ICE and Nymex initially competed only indirectly. Nymex traded regulated futures contracts — the standardized and easily tradable agreements to buy or sell a financial asset or commodity on a fixed date in the future. ICE grew in the vast, largely unregulated over-the-counter market where large utilities and power providers trade complex contracts tied to everything from natural gas to electricity.

Then ICE started to expand internationally. In 2001 it bought the petroleum exchange in London where Brent crude-oil futures are traded. The London exchange already had one no-action letter from the CFTC back in 1999, letting it put electronic trading terminals in the U.S. while still falling under U.K. regulation.

In 2002 and 2003, the London exchange, later renamed ICE Futures, made several amended requests to the CFTC to expand its U.S. presence while remaining under U.K. rules. The agency — still under Mr. Newsome’s leadership — granted these requests.

In recent years, the CFTC has allowed non-U.S. exchanges to make electronic systems available to customers in the U.S., while allowing foreign regulators to be the primary supervisors, essentially outsourcing the regulatory function. However, as Nymex points out, some foreign entrants have been subject to U.S. regulation. Those include Eurex, the German- and Swiss-owned derivatives exchange, which formed Eurex US, under CFTC oversight, to launch trading in U.S. Treasury bond and note futures in early 2004.

The agency is “in the cross hairs of policy crosscurrents that we need to reconcile,” says Reuben Jeffery, chairman of the CFTC. “These issues of globalization and competition, born of seamless technology, they are ‘now’ issues and will only grow in significance in the years to come.”

In 2005, ICE shut down the physical trading floor in London and went all-electronic. With revenue and profit rising quickly, ICE went public on the Big Board last November at $26 a share, and closed at more than $39 a share in its first trading day. ICE was trading at $54.77 in 4 p.m. composite trading Friday.

Fast-rising crude-oil prices and volatile natural-gas prices also were helping Nymex post record volumes. In early 2006, with ICE Futures already dominating crude-oil contracts in London, Mr. Sprecher announced plans to take direct aim at Nymex’s West Texas crude-oil futures. Unlike Nymex’s contract, the ICE version can’t involve delivery of actual oil, just cash settlement of each contract tied to the price of West Texas crude.

In January, ICE applied for CFTC permission to have the West Texas Intermediate contracts regulated the way all of its ICE Futures business is regulated, by Britain’s Financial Services Authority. ICE’s CEO, Mr. Sprecher, says that it would be cumbersome to have two sets of regulators.

Nymex claims the U.K. regulations, including no limit on the size of positions investors can take, are an incentive for some big hedge funds to abandon Nymex for ICE. ICE responds that the market doesn’t need position limits because its contracts guarantee a settlement in cash instead of physical delivery of oil like Nymex’s.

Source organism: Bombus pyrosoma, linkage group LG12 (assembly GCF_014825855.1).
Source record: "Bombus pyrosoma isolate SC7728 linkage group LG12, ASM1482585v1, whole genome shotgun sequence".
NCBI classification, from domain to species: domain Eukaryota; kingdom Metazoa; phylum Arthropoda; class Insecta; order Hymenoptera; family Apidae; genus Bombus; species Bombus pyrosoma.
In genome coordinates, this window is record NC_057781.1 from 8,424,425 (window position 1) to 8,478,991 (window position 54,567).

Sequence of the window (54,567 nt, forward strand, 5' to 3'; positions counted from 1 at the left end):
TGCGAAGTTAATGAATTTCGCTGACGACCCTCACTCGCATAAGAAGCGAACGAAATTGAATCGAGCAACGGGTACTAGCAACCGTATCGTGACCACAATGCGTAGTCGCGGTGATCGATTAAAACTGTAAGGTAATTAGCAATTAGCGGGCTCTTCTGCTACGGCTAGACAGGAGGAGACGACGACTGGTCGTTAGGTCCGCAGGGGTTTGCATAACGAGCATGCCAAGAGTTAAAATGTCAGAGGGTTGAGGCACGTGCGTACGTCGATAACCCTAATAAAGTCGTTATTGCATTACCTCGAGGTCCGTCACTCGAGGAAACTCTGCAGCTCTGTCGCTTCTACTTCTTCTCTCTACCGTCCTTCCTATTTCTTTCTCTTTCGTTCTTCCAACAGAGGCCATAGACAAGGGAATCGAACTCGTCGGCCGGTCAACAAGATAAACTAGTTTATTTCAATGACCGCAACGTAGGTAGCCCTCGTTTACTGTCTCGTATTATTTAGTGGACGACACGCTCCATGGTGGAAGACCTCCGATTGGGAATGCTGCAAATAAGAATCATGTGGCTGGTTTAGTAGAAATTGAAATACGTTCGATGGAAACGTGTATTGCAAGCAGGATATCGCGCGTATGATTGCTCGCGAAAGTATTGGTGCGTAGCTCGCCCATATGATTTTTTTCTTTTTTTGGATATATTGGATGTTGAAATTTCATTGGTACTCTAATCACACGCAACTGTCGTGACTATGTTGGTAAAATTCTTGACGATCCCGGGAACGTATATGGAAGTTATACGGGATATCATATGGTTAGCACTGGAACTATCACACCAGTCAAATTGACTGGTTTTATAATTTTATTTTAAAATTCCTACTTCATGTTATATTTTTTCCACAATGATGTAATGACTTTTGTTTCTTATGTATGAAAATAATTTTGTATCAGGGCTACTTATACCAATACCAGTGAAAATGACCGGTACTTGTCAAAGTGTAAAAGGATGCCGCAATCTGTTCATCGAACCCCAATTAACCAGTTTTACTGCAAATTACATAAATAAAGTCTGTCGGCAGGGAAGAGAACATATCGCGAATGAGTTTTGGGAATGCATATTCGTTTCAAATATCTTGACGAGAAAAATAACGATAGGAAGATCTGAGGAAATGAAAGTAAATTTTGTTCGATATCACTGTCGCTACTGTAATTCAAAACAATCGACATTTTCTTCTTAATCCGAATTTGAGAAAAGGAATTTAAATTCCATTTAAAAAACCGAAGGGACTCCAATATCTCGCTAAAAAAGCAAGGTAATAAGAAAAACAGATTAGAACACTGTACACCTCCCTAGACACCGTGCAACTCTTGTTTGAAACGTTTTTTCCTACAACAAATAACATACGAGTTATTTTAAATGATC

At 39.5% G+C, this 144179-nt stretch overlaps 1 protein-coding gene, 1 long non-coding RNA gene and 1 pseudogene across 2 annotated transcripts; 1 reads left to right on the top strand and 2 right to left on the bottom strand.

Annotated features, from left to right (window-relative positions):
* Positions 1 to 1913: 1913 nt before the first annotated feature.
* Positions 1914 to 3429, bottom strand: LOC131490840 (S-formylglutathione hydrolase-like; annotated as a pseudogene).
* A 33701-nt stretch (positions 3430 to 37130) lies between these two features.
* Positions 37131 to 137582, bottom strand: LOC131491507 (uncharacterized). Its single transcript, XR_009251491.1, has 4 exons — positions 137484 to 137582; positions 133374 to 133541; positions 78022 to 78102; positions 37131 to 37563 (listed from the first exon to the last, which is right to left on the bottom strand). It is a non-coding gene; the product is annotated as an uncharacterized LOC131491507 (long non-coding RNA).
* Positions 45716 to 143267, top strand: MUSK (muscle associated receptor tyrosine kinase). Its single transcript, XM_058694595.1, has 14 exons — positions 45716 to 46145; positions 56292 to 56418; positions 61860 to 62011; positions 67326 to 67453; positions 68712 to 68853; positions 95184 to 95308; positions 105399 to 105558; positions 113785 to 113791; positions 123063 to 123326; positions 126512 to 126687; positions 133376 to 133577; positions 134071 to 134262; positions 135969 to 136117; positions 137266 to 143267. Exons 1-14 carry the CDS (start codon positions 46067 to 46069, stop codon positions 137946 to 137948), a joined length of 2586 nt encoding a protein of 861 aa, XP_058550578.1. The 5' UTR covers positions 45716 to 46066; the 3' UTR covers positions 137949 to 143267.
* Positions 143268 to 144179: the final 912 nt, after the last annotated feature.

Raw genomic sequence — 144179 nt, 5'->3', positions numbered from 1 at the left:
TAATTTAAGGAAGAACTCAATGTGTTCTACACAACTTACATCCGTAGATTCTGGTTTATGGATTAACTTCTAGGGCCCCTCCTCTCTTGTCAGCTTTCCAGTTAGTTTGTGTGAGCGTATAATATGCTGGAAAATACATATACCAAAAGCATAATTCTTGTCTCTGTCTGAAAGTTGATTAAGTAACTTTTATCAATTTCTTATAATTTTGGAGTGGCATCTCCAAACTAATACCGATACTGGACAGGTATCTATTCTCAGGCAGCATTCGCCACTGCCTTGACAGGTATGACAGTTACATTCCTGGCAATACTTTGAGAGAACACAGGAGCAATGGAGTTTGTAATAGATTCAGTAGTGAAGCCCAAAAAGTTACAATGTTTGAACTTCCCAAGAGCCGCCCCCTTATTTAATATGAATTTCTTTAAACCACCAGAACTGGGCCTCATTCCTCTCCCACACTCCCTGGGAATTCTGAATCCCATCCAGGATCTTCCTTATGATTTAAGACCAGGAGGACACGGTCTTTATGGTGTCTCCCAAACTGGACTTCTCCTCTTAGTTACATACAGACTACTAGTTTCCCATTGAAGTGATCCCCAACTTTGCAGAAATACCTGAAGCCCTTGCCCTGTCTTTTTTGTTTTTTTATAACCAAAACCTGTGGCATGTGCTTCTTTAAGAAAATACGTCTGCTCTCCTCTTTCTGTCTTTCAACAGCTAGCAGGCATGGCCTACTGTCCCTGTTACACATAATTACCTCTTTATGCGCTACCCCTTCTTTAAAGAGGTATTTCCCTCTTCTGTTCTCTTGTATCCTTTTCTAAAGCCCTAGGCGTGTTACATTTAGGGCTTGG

To Mr. Sprecher, the regulatory squabble is in large part an effort by Nymex “to slow us down.” Nymex says that’s not true and points out it picked up its argument about ICE’s U.K. regulation only after ICE shut down its London-based floor, which made the jurisdiction of U.K. regulators seem questionable.

In a five-page letter to the CFTC in late January, Nymex general counsel Christopher Bowen argued that WTI crude oil “is a U.S. product,” drilled and produced in the U.S. and distributed throughout the U.S. He added that the settlement price used by ICE Futures was based on the Nymex settlement price.

Also weighing in at that time was Sen. Charles Schumer, the New York Democrat and member of the Senate banking committee. Sen. Schumer wrote to CFTC Chairman Jeffery of his “grave concern” about allowing ICE to escape oversight by U.S. regulators. “In today’s high-priced energy environment, it is imperative that these crude oil futures contracts be traded in an environment with proper protections,” Sen. Schumer wrote, “to avoid creating an environment for speculators to purchase unlimited crude oil contracts potentially driving the price of oil up to $100/barrel or higher.”

In response, ICE argued that the West Texas Intermediate contract is based on a “globally traded commodity.” ICE also argues that U.S. and British regulators have extensive information-sharing agreements. CFTC officials agree, and say that they have a strong working relationship with their U.K. counterparts, and have ready access to trading data.

On Jan. 31, the CFTC staff approved ICE’s plan to offer the West Texas contract, but the CFTC told both ICE and Sen. Schumer that it would review the matter, and review the entire “no action” letter process that allowed ICE’s expansion.

In a special closed meeting on May 3, the full five-member commission made the unusual decision to tell the CFTC staff to begin a thorough review of what is a “foreign” board of trade and what is a U.S. entity. It also scheduled a late-June public hearing.

Meanwhile, ICE Futures also recently started offering electronic versions of other contracts that are traded on the Nymex floor, including heating oil and unleaded gasoline.

But the biggest fight is still over crude. At an industry conference in mid-May, Nymex’s Mr. Bowen described a hypothetical situation in which 90% of trading in West Texas Intermediate futures gravitates to ICE, from about 30% today. “In the event of a market meltdown, would there be sufficient access to market surveillance and enforcement capability?” Mr. Bowen asked.

On the same panel, ICE’s general counsel, Johnathan Short, sniffed at the Nymex objection. “It’s technology arbitrage rather than regulatory arbitrage,” he said, adding that Britain’s Financial Services Authority is hardly a lax regulator.

The remark was a dig at Nymex’s slower pace in embracing electronic trading. Nymex has been spending heavily on technology lately. In early April, it announced a tie-up with the Chicago Mercantile Exchange to put its main products on the Chicago exchange’s Globex electronic trading system, beginning in mid-June.

Still, its main products — from its benchmark 1,000-barrel crude-oil contracts to its precious-metals contracts — are traded mostly in the pits at Nymex in lower Manhattan. To some big Nymex traders, the physical trading pits are paramount in a crisis, as traders seek the safety of large liquid markets and perhaps the comfort of seeing their counterparts face to face.

At the energy industry’s annual conference in Boca Raton, Fla., earlier this year, Mr. Newsome spoke about Nymex’s technology investing. Sitting on the same dais, Mr. Sprecher made hand motions, mimicking the buy and sell signs of floor traders, suggesting that was the extent of Nymex’s “technology.”

Write to Bernard Wysocki Jr. at [email protected] and Aaron Lucchetti at [email protected]